The signatories to this Manifesto register their concern at the various pronouncements in favour of the regulation of surrogate maternity, or the practice of payment for use of a woman’s womb by a third party. We call on political parties and national and regional governments to remain alert, and not to allow themselves to be deceived by overtly one-sided media campaigns, recalling that the desire for fatherhood/motherhood can never replace or violate the rights enjoyed by women and children. The desire to be a father or mother and the right of free choice do not entail any right to have children. We therefore register our absolute rejection of the use of “women’s wombs for gestation on behalf of others”, on the basis of the following reasons:
• Because we defend the right of women to decide as to sexual and reproductive rights. Surrogate maternity prevents the pregnant women from enjoying the right to decide during the process of gestation and thereafter as regards decisions concerning the upbringing, care and education of the child.

• Because choice entails a preference among a series of options in life. Choice is in turn accompanied by the capacity to alter, modify or vary the object of our preferences. Surrogate maternity not only prevents the women from exercising choice, but furthermore allows for punitive measures if they alter the conditions of the contract.

• Because so-called “surrogate maternity” corresponds to a type of practice that entails sexual control over women: while in traditional societies arranged marriages and dowries are the typical forms employed to exercise sexual control over women, in modern societies the prohibition of abortion, the regulation of prostitution and surrogate maternity are the clearest of such expressions.

• Because the renting of a woman’s womb cannot be classified as an “assisted human reproduction technique”. Women are not reproductive machines manufacturing children in the interests of breeding programmes. This is, instead, a clear example of extreme “obstetric violence”.

• Because the “altruism and generosity” of the few does not prevent the commercialization, trafficking and farming of women for the purchase of a la carte pregnancies. The “altruism and generosity” of the pregnant woman often cited in order to validate the regularization of surrogacy, reinforces the deeply rooted definition of women inherent in religious beliefs as “beings existing for others”, whose lot in life is to offer themselves in “service” to others. The fact is that this claimed “generosity”, “altruism” and “consent” of a few serves simply as a smokescreen argument concealing the trade in wombs and the purchase of standardized babies according to a price list.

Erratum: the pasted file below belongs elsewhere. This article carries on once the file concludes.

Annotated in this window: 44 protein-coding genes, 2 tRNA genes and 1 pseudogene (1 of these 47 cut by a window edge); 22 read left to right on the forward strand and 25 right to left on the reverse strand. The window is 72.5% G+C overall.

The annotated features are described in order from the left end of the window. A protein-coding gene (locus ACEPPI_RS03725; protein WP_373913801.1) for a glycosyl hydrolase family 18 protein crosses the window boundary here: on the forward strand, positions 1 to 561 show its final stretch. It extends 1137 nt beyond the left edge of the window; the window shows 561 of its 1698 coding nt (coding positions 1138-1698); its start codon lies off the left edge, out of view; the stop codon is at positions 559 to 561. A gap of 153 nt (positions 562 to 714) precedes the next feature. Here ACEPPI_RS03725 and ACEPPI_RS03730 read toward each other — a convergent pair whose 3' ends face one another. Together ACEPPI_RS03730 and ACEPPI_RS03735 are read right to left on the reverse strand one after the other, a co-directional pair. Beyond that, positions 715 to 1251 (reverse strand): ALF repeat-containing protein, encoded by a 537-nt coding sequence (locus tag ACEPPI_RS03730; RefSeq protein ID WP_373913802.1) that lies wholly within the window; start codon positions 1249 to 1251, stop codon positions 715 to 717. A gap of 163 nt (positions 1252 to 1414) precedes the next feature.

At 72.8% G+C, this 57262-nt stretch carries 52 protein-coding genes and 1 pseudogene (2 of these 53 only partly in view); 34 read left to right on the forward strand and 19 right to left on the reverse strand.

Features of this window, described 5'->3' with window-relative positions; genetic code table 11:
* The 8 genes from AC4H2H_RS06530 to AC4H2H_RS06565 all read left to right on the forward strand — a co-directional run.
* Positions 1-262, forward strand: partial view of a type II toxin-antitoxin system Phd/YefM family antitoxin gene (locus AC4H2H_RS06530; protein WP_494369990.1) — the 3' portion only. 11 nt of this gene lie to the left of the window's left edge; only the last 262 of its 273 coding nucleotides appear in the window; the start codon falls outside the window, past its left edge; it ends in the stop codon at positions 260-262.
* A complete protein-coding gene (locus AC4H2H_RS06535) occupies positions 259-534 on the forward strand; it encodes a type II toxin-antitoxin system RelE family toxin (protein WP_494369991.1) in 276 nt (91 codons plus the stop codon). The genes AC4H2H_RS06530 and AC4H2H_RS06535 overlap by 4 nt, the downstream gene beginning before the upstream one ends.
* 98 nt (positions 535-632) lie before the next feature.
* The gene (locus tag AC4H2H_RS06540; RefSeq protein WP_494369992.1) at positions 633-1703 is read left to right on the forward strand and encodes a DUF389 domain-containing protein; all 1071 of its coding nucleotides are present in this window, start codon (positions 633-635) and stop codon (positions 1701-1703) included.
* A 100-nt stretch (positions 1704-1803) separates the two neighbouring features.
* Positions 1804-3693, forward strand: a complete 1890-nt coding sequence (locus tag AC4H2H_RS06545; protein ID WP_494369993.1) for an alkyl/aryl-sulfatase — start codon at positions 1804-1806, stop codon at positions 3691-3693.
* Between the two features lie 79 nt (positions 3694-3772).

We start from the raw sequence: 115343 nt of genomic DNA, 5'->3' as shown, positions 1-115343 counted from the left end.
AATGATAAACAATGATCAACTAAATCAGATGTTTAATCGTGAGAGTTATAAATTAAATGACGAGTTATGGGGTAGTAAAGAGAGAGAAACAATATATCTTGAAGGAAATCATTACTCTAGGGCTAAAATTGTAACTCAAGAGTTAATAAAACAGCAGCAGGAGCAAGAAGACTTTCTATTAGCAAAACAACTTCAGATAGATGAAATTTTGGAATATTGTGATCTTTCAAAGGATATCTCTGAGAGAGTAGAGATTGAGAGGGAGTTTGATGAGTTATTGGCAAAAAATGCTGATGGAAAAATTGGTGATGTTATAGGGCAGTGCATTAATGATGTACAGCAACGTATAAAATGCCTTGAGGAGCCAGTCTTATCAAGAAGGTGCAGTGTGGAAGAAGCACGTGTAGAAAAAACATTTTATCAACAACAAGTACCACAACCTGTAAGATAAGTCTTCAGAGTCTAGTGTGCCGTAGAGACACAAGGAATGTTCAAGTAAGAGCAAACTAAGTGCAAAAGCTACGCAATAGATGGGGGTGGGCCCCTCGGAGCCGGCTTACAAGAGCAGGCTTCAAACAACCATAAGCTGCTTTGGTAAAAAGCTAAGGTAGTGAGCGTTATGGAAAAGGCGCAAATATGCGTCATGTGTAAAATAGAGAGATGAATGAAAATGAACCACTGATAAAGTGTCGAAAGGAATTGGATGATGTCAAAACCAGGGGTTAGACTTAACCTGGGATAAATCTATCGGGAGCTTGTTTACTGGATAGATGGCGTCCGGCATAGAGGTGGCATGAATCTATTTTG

• Because when “altruistic” surrogate maternity is legalized, the commercial practice also increases. No type of regulation can guarantee that there will be no money or bribery involved in the process. No legalization can control the pressure exerted on pregnant women and the differing power relationship between the purchasers and the women for rent.

• Because we do not accept the neoliberal logic that aims to bring “wombs for rent” into the marketplace, as this feeds on the structural inequality of women to turn the practice into a business niche exposing women to reproductive trafficking.

• Because women cannot be rented or bought in whole or in part. Nor can so-called “surrogate maternity” be included, as some argue, within the context of “collaborative consumption and economy”: the claimed “collaborative relationship” simply conceals “patriarchal consumption”, by means of which women can be rented or bought in whole or in part.

• Because we are radically opposed to the use of euphemisms to prettify or idealize the business of buying and selling babies by means of temporarily renting a woman’s womb, whether she lives in sun-kissed California or an impoverished backstreet in India. We therefore insist on calling things by their true name. One cannot and must not describe as “surrogate pregnancy” a social act that objectifies a woman’s body and commercializes the desire to be a mother or father.

• Because the perspective of Human Rights requires the rejection of the idea that women can be used as vessels, and that their reproductive capacity can be bought. The right to the integrity of one’s body cannot be made subject to any type of contract.

We therefore declare our opposition to any type of regulation regarding the use of women as “wombs for rent”.